When should SLE/CNS lupus be considered in patients presenting with neurologic symptoms?

Updated: May 04, 2021
  • Author: Pradeep C Bollu, MD; Chief Editor: Niranjan N Singh, MBBS, MD, DM, FAHS, FAANEM  more...
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Neurologic syndromes are often present at SLE presentation, and SLE should be considered in the following individuals:

  • Young patients with new-onset confusional or psychiatric states, stroke, or parkinsonism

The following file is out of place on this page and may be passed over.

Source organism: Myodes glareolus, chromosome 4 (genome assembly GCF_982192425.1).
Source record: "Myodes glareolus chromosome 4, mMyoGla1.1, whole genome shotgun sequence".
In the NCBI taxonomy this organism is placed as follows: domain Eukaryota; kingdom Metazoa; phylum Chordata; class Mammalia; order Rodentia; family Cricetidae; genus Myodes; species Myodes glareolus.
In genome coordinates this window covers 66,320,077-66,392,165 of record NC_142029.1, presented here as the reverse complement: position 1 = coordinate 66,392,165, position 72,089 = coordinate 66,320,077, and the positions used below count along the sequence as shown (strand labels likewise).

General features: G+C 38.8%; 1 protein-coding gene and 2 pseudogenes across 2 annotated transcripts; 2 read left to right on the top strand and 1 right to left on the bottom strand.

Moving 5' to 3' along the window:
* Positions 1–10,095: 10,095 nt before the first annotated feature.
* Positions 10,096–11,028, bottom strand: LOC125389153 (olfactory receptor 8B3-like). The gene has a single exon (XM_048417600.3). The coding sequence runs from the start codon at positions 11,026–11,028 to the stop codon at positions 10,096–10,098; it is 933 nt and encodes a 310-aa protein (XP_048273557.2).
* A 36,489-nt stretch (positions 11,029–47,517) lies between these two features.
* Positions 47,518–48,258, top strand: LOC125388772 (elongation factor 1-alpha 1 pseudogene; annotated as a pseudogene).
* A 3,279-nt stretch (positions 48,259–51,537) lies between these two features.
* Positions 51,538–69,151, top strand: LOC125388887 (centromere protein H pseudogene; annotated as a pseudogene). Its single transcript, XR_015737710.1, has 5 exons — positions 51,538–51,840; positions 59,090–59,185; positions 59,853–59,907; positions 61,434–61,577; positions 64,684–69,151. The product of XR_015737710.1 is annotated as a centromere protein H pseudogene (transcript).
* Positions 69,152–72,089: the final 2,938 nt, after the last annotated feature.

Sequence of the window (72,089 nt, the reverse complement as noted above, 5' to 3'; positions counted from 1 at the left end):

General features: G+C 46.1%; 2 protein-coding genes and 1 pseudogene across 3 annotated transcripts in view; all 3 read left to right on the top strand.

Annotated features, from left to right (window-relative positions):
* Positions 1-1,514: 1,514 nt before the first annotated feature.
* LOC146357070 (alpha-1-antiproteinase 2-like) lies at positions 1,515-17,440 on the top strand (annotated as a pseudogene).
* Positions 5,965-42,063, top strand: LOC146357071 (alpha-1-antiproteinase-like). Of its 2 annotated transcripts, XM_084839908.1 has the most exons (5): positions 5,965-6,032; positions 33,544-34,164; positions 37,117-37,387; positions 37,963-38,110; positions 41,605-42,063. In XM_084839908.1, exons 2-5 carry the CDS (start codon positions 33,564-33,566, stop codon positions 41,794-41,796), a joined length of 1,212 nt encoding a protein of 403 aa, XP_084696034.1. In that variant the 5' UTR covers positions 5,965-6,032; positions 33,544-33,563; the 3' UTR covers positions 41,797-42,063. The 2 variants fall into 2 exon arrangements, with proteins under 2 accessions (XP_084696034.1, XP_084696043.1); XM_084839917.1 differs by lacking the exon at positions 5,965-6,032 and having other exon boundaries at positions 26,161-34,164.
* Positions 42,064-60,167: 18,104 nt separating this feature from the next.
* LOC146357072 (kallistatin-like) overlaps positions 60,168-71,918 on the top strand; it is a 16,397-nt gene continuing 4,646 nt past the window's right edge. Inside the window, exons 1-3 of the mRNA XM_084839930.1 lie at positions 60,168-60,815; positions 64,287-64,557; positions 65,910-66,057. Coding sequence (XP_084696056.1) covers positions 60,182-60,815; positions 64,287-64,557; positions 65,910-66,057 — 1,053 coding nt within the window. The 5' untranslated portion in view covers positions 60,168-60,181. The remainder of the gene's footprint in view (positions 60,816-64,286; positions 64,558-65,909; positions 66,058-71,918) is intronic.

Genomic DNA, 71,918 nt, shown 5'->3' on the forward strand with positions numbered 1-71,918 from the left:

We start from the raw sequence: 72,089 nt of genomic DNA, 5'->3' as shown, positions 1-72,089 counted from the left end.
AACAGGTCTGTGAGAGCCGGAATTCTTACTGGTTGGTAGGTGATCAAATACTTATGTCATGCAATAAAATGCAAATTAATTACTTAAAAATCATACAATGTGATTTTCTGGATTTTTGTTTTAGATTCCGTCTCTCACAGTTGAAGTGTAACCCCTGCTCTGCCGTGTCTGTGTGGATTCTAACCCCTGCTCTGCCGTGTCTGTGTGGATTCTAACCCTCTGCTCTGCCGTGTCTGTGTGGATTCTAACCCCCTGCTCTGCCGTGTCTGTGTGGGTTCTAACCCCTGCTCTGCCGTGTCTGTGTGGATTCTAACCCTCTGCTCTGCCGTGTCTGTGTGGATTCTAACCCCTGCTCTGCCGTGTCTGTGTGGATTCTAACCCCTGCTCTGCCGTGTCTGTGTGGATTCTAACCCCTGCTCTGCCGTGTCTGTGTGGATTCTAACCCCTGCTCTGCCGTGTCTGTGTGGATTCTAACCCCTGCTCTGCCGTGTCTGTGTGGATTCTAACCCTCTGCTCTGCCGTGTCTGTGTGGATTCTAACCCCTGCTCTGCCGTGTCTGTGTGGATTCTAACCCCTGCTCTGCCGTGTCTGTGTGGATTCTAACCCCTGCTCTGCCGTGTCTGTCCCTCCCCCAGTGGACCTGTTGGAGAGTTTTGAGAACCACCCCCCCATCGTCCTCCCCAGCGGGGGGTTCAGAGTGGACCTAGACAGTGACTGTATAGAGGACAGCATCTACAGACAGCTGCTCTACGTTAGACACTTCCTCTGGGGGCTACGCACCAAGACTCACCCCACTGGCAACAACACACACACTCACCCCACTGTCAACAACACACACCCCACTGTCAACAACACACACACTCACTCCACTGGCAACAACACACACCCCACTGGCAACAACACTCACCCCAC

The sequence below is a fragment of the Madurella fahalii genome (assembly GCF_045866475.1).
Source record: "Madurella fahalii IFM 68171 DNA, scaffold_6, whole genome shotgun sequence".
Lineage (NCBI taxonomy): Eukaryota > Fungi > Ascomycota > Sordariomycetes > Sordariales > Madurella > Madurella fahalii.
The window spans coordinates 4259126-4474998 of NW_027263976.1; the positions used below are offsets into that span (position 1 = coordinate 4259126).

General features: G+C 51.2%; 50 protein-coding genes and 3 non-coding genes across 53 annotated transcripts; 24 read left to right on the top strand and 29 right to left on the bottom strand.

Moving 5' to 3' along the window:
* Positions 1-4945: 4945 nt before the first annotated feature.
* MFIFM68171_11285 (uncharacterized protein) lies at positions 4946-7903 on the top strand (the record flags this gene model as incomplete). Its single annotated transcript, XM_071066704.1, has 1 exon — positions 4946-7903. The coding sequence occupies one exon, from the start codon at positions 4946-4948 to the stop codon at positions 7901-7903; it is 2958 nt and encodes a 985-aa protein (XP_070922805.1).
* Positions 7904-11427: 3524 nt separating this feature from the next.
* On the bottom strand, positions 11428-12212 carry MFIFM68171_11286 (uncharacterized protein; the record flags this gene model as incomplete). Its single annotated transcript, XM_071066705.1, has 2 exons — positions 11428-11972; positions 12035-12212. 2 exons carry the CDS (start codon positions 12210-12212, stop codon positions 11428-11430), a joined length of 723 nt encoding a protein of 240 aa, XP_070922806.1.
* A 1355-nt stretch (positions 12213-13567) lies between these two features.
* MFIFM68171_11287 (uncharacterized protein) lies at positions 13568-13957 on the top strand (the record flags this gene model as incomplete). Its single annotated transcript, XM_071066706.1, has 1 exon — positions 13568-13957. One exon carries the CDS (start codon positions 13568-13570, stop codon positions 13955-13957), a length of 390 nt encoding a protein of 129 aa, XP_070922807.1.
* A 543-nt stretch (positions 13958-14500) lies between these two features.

• Patients presenting with a multifocal process affecting the CNS, especially if both CNS (e.g., patients carrying the presumptive diagnosis of multiple sclerosis) and peripheral nervous systems (PNS) are affected

  • Patients with cranial neuropathies

  • Patients with noncompressive myelopathies

  • Patients with chorea, unexplained ataxia, myopathy, or polyneuropathy

Microembolic signals have been well recognized in SLE with CNS involvement. Azarpazhooh et al reported microembolic signals in patients with SLE at risk for neuropsychiatric syndromes. [22] Cerebral embolism is further speculated to be implicated in the pathophysiology of SLE with neuropsychiatric syndrome.

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